Kisses tell a story: sometimes it’s a tale of tender longing, sometimes it’s one of raw lust, and sometimes it’s one of . . . well . . . sheer indifference. Maybe that’s part of why kissing has such power to escalate passion . . . or deflate it. There’s nothing in the world like the right kind of kissing to make a woman just about lose her mind. And there’s nothing like the wrong kind to make her lose interest.

Is it in his eyes?
Oh no! You’ll be deceived!
Is it in his size?
Oh no! He’ll make believe!
If you wanna know
If he loves you so
It’s in his kiss!
(Thats where it is!)

Whether in the 60’s or the 90’s, in renditions by Betty Everett or Cher, “It’s in His Kiss” immortalizes a truth that few of us are likely to dispute. All the heart and the heat of a relationship is in every kiss. (Yeah, that’s where it is . . . shoop shoop shoop!)

Most of us (women and men alike) have had the experience of meeting someone who seemed like a promising candidate for a relationship, only to be turned off by sloppy, throat-pillaging, or just plain uninspired kissing. Even serious relationships have been known to crumble under the weight of irredeemably tortured kisses. What is it, exactly, about the meeting of mouths that affects us so?


post_sealedBiologically, the lips are more sensitive, and have a greater number of receptors for transmitting messages to the brain than most other areas of the body, including other erogenous zones. The messages our lips transmit reach an array of brain sites, causing numerous emotional and neurochemical effects. Stimulation of the lips can produce a rush of dopamine and norepinephrine – neurotransmitters associated with the pleasurable high of novel or exciting situations. Plus, kissing raises levels of oxytocin, the hormone that induces bonding. A friend of mine used to live by the theory, “be careful who you kiss . . . you can fall in love over a kiss,” because of the attachments that kissing promotes. In fact, this may be one of the reasons sex workers often instinctively refuse to kiss their clients. They regard kissing as a far more intimate act than sexual or even oral intercourse.

It follows that only “good” kisses are likely to have all of these biological effects, while bad kisses, which can produce a reflex that comes close to revulsion, would shut down these potential chain reactions. Even dull but tolerable kisses would lack the firepower required to kick off an all-out chemical cascade. It’s no coincidence, then, that in long-term relationships kissing often becomes perfunctory around the same time that sex gets routine or dutiful. Often the first step to rekindling a couple’s sex life is rediscovering the magic of artful kissing. Great kissing can be like a meditation that focuses your attention to a pinpoint, quieting the buzz in your mind. As the outside world dissolves, you’re whisked into a dimension filled with extraordinary sensation, emotion, and responsiveness. For women, especially, piquant kisses are often the doorway to breathless arousal, and then to sexual desire itself.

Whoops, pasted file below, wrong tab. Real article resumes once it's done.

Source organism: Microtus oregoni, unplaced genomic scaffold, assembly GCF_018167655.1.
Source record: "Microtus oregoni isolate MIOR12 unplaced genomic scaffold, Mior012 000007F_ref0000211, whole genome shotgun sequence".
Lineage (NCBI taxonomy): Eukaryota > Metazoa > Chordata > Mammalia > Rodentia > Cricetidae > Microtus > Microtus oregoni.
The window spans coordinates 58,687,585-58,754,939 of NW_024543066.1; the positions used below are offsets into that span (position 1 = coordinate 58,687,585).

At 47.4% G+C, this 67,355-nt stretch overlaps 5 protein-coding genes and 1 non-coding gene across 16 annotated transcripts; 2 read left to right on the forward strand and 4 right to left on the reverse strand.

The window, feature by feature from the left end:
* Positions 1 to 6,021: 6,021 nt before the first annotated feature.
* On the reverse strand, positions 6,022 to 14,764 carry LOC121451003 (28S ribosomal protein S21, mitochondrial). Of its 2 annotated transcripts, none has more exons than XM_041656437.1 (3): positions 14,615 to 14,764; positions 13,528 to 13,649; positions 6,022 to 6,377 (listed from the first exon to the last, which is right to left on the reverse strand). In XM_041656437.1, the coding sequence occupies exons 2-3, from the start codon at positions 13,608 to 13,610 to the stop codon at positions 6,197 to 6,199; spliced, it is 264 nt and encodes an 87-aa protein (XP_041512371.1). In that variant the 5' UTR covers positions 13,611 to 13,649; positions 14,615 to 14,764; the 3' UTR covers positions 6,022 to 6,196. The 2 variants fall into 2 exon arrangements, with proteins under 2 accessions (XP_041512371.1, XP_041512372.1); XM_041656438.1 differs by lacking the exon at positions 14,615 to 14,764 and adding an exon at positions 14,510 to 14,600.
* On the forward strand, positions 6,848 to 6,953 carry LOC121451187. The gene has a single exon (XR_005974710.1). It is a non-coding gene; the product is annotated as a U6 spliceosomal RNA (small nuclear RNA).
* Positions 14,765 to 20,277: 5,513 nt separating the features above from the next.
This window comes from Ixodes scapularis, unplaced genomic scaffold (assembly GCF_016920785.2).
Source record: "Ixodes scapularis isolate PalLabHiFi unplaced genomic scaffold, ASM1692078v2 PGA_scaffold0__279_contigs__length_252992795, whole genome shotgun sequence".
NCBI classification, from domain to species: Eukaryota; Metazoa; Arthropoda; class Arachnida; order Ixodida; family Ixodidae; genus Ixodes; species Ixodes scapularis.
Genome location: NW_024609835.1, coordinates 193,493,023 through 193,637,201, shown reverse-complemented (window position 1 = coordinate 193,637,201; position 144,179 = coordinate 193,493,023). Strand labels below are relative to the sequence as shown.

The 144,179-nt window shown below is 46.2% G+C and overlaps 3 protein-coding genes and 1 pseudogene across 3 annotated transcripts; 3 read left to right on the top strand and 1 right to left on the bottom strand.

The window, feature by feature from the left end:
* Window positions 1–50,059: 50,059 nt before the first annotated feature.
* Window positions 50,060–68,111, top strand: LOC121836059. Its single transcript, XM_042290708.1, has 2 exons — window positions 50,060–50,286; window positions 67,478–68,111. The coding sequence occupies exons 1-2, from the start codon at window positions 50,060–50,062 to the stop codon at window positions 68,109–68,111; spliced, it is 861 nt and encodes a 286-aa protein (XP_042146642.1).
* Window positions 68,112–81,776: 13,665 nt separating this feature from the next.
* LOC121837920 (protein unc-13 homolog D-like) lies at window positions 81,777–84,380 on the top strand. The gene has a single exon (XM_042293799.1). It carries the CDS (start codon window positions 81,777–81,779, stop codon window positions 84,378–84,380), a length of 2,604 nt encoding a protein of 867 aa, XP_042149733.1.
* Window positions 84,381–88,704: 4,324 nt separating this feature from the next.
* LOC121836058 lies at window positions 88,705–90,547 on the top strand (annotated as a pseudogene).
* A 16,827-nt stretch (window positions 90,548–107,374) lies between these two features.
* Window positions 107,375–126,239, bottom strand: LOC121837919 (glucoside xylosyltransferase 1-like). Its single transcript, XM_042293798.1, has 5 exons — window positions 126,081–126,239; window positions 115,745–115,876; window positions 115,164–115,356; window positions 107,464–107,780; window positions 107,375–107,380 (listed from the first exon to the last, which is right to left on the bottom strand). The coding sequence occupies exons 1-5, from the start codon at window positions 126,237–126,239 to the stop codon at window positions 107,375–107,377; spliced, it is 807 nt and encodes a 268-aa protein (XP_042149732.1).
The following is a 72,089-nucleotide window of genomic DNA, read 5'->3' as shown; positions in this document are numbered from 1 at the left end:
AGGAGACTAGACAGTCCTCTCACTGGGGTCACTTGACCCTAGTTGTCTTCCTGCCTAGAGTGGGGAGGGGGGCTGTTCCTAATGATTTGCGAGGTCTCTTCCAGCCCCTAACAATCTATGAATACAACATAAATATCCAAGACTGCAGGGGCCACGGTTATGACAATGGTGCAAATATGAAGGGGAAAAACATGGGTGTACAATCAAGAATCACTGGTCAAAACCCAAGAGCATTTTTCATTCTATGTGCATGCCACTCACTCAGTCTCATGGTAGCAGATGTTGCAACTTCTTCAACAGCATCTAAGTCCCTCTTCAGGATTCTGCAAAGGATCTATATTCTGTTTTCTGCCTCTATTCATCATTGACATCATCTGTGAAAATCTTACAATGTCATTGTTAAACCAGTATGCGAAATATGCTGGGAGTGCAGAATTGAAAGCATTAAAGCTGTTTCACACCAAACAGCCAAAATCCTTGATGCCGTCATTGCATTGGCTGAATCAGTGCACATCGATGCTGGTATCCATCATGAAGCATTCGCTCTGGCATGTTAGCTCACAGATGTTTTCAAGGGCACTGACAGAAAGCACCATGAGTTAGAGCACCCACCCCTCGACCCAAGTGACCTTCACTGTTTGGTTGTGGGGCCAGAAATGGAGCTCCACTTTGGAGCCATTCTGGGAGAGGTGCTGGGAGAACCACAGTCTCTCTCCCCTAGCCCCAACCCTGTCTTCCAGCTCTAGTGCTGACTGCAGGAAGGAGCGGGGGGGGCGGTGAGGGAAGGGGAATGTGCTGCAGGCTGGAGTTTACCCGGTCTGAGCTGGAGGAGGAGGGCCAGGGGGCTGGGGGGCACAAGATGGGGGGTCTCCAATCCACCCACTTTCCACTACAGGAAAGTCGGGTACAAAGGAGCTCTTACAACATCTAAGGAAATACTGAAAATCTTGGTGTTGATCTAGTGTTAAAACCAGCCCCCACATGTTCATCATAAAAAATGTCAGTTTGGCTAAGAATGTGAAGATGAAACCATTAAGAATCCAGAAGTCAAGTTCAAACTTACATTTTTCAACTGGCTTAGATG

Given that great kissing means so much, what distinguishes luscious kisses from crummy ones? Even though we all have certain preferences, common attributes of sensational smooches (and smoochers) emerge. If you want better lip locks from your sweetie, print this page and prop it on his or her pillow:

  • Keep lips slightly parted, relaxed but not slack, applying soft, sweet lip caresses. No tongue for starters. Kissing is like a little drama, and it has to build slowly.
  • When you use your tongue, keep it relaxed, sensually exploring, not firing forward like a dart – at first (of course, there’s a time and a place for everything!). Don’t go for the throat or open your mouth wide, like you’re trying to swallow a face. The term “sucking face” sounds icky and feels even worse!
  • Swallow your own saliva so kisses don’t get sloppy. Great kissing can get moist, but it’s never slobbery.
  • Use your fingers and your teeth as kissing “accessories.” Touch and nip gently at her lips, or softly touch your partner’s cheek or the curve of his neck. Try holding her face in your hands and kissing her eyelids, her forehead, her throat, keeping your own eyes open.
  • Vary your kisses. Some gentle, some rough; some soft, some hard. Change up the pacing, duration, tempo, rhythm.
  • Kiss just for the sake of kissing; lose yourself in the splendor of it. Don’t even think about getting to the next base.
  • Save wild and passionate kisses for truly wild and passionate moments. Don’t charge forward with a blockbuster kiss unless it reflects the spirit within.
  • Be responsive. Kissing is a dance. Sometimes you lead, sometimes your partner does. Stay tuned in to the music and follow the beat.
  • Finally . . . practice a lot. The more you kiss, the more expert you get.